This year marks the 150th anniversary of Gregor Mendel's publication that -- after sitting ignored for a few decades -- helped launch the field of modern genetics. Mendel didn't know about DNA. But after painstakingly cross-fertilizing tens of thousands of pea plants over the course of 8 years, this Austrian monk came very close to describing genes.
By picking a species with a handful of visible characteristics that occur in two easily identifiable forms, Mendel was able to pinpoint what he called "factors." These factors determine traits like a pea's shape or color, for instance, and are passed down from parents to offspring. He also observed that factors can be dominant or recessive.
Today, we know that inheritance is far more complex than what Mendel saw in his pea plants. Our scientists who track progress in genetics research funded by NIH's National Institute of General Medical Sciences share some of the things researchers have learned about how traits are passed from one generation to the next.
1) Some of our genes come only from Mom.
Mendel believed that parents contribute equal numbers of factors to their offspring. If we focus on DNA in the nucleus, it would appear that he was right. In each cell, nuclear DNA is bundled into two sets of chromosomes -- one from Mom and one from Dad. But mitochondria, the organelles that generate the cell's energy supply, have their own DNA that comes only from Mom. That means that your mitochondrial DNA is likely the same as your mother's, grandmother's, great grandmother's and so on. Mitochondrial DNA carries far fewer genes than DNA in the nucleus does, but changes in mitochondrial DNA sequence can have a major impact on health. Scientists are studying how variations in mitochondrial genes may lead to disorders of the brain, eye, and skeletal and cardiac muscles.
2) The environment may have the potential to trigger molecular changes that pass from generation to generation.
Mendel used math to predict how factors that control a pea's appearance would pass from parent plants to offspring. Environmental conditions experienced by the plants didn't enter into his equations. New research in a tiny worm called C. elegans, which is commonly used in genetic studies, suggests that it may be possible for environmental stress to trigger small RNA molecules that reduce the activity of specific genes. Scientists think that this gene silencing process, known as RNA interference (RNAi), might help the worms adapt to changing conditions. One study revealed that gene silencing triggered by mild heat stress continued in future generations of these worms, even after the initial heat stress was gone.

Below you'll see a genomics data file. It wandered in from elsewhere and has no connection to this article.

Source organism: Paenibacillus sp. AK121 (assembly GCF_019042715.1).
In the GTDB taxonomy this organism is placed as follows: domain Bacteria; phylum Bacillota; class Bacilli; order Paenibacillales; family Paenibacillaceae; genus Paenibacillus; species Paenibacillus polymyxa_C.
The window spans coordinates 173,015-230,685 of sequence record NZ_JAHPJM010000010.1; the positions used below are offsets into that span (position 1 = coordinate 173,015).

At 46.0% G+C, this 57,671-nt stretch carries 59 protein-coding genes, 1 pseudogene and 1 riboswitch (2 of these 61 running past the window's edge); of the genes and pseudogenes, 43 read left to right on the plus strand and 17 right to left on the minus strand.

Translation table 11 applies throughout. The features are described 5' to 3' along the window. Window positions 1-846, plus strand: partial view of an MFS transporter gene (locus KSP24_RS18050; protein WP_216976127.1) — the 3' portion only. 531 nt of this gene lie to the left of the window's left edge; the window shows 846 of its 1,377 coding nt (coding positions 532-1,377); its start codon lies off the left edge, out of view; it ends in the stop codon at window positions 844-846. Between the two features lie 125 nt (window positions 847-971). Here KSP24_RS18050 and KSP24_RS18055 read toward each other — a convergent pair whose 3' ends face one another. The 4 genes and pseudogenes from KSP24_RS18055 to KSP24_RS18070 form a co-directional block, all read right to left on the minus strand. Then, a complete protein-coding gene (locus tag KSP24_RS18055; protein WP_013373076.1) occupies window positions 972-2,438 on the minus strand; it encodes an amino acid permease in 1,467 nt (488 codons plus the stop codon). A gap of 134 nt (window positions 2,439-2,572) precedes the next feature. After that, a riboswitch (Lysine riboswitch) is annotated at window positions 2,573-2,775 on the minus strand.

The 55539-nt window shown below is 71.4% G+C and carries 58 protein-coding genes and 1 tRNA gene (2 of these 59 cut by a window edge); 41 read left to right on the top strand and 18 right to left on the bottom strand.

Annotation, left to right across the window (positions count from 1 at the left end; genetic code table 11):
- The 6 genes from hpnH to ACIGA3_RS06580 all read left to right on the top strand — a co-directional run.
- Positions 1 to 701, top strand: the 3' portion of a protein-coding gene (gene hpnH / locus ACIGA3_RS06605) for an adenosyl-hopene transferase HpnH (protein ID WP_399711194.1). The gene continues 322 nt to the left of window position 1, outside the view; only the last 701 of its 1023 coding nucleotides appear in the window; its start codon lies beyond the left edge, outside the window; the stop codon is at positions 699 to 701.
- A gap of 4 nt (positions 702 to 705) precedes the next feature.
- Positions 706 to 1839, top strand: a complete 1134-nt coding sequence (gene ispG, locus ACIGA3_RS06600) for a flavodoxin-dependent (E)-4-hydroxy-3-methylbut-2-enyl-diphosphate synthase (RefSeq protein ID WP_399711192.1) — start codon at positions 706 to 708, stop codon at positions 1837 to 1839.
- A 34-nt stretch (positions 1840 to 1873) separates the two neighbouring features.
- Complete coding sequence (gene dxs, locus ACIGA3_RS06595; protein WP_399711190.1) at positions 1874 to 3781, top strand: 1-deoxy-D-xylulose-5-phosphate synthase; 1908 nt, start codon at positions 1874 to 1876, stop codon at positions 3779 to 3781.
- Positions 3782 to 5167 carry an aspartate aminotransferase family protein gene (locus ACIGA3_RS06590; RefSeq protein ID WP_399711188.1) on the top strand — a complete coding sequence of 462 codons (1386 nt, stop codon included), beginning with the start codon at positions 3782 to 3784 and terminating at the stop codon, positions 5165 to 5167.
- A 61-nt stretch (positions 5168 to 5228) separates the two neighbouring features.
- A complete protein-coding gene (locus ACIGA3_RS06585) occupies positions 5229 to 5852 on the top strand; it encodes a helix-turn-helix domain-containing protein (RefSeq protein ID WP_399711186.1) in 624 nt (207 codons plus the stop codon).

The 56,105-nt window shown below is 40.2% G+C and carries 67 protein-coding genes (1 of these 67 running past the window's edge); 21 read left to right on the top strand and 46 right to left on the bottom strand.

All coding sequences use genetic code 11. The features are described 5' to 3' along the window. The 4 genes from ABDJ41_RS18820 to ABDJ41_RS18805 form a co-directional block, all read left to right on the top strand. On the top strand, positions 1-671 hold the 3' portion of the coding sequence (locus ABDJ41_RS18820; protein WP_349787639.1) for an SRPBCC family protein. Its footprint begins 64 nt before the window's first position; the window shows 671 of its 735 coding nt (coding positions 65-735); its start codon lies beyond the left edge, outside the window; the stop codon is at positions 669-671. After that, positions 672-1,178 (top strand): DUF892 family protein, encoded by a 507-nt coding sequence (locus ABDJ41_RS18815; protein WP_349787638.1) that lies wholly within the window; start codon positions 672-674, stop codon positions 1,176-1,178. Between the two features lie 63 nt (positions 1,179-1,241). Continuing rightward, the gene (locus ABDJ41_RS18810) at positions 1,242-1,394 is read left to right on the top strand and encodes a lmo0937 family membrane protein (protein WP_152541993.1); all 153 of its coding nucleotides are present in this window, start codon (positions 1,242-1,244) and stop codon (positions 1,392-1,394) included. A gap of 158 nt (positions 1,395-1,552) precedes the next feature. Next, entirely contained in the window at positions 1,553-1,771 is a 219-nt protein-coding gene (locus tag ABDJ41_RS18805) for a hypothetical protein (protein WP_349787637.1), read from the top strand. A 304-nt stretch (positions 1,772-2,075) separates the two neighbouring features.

3) One trait can be controlled by hundreds of genes.
The traits that Mendel studied in peas, such as pod shape, pea shape and pea color, were each associated with a single gene. Though this is true for some traits, we now know that many traits are controlled by tens or even hundreds of genes spread throughout our genomes. Scientists are finding that some conditions, like preeclampsia, diabetes and asthma, likely involve changes in many genes working in concert.
4) Genes can tag along for generations.
Mendel believed that the factors for different traits are passed down independently of each other. He thought that whether a pea plant passes down a gene for yellow peas, for example, should be unrelated to whether it also passes down a gene that makes the peas wrinkled. For many genes, this rule holds true. However, some genes are close enough together on the same chromosome that they frequently do get passed along together. Genes on completely different chromosomes can also get passed down in groups if they work together in some way to increase an individual's chances of surviving.
The genetic toolkit has expanded greatly since Mendel made his groundbreaking observations.
Materials provided by NIH, National Institute of General Medical Sciences (NIGMS). Original written by Carolyn Beans. Note: Content may be edited for style and length.
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